You can't miss Mike Markham at sporting events. He's always the loudest - his voice deep, crisp and resonate.
He's the guy who gets fans' hearts racing after a big play, who makes the audience hoarse from yelling in unison.
No, he's not the face-painted, wigged, shirtless dude in the third row who spends half the game on the Jumbotron.
In fact, sometimes you won't see Markham at all.
South Charlotte's Markham pays the bills with a mixture of voiceover work, public-address announcing and ring announcing for boxing and mixed martial arts.
He has worked for the Marine Corps, Queens University of Charlotte, Winthrop University, the Charlotte Bobcats, the Arts & Science Council and a number of Charlotte radio stations.
He's even taking his talent to the international stage. The 32-year-old recently was selected to announce a series of mixed martial arts events throughout Latin America, and he has applied for a PA announcing position in the 2012 Olympics in London.
But being the man on the mic wasn't always the New Orleans native's dream.
Growing up the son of two teachers, "my mom used to get on me for the way I pronounced words," said Markham. "In a lot of ways, I had poor diction."
It took him a little while to find his niche.
After graduating from high school, he attended several colleges - a semester at University of Tennessee, a semester at junior college and a few semesters at University of Southern Mississippi - but no diploma.
He met his wife of 10 years, Ginger, at USM.
Ginger was a soccer player for the university, so Markham spent a lot of time at her games. That's when he first thought about PA announcing. "The guy who did her (games) wasn't very good," he said.
After working some temporary PA gigs in El Paso, Texas, he and Ginger moved to south Florida, where she convinced him to get formal training at a branch of the Connecticut School of Broadcasting.
It's there he perfected that diction his mom had pestered him about.
After graduating in 2003, Markham and his wife moved to Charlotte. They now live in the Starmount neighborhood in the SouthPark area.
Markham got a job with Westwood One's Metro Network, a large broadcasting company with a wire service, where he covered the Panthers, the Bobcats and the ACC as a part-time sports reporter and part-time traffic reporter for local radio stations.
Local radio listeners might recognize some of his many radio aliases: Mike Thibodeaux (TIB-uh-doe), David Lagniappe (LAN-yapp), Johnny Biscuits, Roger Maxwell and Mark Michaels.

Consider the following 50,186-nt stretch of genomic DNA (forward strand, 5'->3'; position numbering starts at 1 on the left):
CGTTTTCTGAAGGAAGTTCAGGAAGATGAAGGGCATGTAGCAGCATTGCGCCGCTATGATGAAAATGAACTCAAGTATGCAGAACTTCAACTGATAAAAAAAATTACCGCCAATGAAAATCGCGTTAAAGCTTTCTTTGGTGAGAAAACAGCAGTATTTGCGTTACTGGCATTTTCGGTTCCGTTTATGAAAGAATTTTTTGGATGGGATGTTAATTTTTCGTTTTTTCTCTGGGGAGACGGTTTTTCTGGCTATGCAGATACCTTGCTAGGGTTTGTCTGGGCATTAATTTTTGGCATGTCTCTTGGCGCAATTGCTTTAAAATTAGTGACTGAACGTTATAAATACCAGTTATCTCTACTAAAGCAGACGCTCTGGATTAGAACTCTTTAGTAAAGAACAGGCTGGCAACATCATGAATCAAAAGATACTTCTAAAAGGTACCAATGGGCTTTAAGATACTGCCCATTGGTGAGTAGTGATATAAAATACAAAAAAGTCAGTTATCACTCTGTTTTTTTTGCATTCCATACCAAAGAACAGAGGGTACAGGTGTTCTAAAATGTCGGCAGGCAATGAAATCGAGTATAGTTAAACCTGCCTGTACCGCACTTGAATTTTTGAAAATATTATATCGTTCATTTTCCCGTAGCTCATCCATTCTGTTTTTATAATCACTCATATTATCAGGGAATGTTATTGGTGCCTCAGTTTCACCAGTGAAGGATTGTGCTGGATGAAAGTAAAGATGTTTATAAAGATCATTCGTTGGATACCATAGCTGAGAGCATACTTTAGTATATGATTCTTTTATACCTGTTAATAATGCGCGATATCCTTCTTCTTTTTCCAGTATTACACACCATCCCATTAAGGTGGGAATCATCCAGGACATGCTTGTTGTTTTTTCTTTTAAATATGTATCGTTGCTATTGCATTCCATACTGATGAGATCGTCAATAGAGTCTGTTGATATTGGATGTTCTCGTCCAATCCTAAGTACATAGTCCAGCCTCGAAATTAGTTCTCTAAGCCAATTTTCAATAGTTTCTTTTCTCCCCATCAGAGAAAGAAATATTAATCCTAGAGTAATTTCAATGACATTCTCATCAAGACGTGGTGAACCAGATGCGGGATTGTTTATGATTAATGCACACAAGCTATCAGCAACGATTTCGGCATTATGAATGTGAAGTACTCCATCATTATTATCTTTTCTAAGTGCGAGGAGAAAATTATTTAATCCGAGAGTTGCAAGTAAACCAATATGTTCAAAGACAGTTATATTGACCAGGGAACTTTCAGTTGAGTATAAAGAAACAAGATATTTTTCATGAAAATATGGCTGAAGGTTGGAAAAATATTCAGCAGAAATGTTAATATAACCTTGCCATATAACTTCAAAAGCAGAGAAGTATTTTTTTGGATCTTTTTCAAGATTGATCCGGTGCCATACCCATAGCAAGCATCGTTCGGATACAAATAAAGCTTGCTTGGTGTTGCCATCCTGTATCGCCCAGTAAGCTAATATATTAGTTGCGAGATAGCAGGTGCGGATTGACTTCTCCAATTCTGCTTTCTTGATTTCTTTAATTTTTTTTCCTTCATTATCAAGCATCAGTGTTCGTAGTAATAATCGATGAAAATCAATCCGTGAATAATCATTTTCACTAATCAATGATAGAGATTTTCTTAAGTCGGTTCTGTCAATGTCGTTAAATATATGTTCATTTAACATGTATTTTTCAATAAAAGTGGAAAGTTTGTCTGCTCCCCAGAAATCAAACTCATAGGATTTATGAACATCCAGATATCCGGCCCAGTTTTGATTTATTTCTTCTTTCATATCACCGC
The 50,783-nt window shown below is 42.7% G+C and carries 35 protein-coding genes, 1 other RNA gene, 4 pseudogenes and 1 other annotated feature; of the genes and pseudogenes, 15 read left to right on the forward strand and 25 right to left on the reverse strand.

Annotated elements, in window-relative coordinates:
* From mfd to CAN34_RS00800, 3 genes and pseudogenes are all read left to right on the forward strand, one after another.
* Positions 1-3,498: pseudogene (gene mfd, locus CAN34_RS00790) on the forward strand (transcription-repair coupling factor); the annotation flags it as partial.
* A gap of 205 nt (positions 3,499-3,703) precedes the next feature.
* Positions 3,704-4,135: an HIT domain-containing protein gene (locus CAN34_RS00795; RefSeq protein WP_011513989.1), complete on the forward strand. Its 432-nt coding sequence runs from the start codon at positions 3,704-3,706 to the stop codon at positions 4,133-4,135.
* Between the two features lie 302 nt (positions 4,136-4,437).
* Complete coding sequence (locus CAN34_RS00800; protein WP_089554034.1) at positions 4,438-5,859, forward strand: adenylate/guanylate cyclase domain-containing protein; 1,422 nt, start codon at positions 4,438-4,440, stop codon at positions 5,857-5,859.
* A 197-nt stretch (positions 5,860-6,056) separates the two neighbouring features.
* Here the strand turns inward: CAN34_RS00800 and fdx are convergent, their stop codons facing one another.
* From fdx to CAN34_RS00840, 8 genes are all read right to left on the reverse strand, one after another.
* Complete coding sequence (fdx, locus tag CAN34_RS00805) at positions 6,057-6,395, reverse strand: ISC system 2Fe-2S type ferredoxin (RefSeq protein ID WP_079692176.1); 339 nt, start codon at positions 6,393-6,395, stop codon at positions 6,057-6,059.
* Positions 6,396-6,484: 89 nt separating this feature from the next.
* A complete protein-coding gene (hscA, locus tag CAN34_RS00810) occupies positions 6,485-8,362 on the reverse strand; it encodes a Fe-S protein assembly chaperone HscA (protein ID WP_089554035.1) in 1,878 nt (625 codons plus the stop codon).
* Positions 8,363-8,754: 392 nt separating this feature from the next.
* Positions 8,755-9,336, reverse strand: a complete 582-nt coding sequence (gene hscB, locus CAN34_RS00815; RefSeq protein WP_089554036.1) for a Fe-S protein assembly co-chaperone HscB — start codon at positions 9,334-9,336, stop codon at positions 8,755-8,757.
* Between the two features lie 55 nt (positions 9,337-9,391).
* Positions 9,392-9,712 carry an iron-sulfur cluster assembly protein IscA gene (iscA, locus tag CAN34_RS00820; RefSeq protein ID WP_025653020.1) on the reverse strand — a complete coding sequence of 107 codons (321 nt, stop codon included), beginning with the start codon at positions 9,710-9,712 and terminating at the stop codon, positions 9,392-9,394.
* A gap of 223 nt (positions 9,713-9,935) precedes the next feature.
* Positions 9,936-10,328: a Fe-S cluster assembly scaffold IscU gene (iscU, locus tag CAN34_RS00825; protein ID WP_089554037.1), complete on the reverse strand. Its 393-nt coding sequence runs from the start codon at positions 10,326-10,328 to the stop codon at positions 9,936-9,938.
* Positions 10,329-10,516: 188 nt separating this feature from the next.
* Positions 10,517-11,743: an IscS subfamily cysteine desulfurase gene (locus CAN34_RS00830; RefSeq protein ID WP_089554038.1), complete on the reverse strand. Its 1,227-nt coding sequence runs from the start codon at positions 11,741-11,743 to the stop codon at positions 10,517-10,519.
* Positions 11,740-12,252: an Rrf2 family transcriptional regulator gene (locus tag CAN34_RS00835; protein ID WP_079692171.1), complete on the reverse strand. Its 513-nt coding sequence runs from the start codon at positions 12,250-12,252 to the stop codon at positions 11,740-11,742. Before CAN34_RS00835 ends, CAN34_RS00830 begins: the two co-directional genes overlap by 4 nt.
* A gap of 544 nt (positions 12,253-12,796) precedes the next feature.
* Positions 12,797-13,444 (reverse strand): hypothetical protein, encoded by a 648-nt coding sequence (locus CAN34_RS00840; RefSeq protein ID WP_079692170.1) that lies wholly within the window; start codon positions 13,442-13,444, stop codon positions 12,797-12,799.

Thibodeaux is a Louisiana last name, and Lagniappe is Louisiana lingo for the icing on the cake.
"Many traffic reporters don't go by their real names," said Markham. "Sometimes, it's just for fun, and sometimes it's because competing stations" don't want the appearance of sharing traffic reporters.
In 2008, he entered the world of ring announcing for mix martial arts matchups.
"The little things make a big difference," said Markham. "In ring announcing, that could be looking up more at the camera and at your cards less ... the position of your feet, not rocking back and forth."
Former Queens University Sports Information Director Sarah Waple hired Markham when the university was searching for a go-to PA announcer for basketball games.
"It's small community, sports," said Waple. "It's a different type of crowd engagement and knowing what sounds good. I would give Mike a pretty good script, and he would turn it into something better."
Working at a smaller university like Queens means big-time accountability. When the announcer is four seats away from the home-team coach, if there are any mispronounced names or over-zealous talk about the opposing team, there's instant feedback.
That was never an issue with Markham, Waple said.
Waple, now the communications director for SwimMAC Carolina, whose headquarters is in south Charlotte, said she's still good friends with Markham, who's now the go-to PA announcer for Winthrop.
Markham's dream job is to be the ring announcer for the Ultimate Fighting Championships, a position currently held by Bruce Buffer, whose brother Michael started the "let's get ready to rumble" cheer.
But for now, Markham splits his time between work; his 1-year-old son, Jack; and perfecting his art.
"As soon as (people) open their mouths ... they have a certain degree of credibility because of the way they sound," said Markham. "I just love a strong, crisp, resonant voice, someone who commands that authority."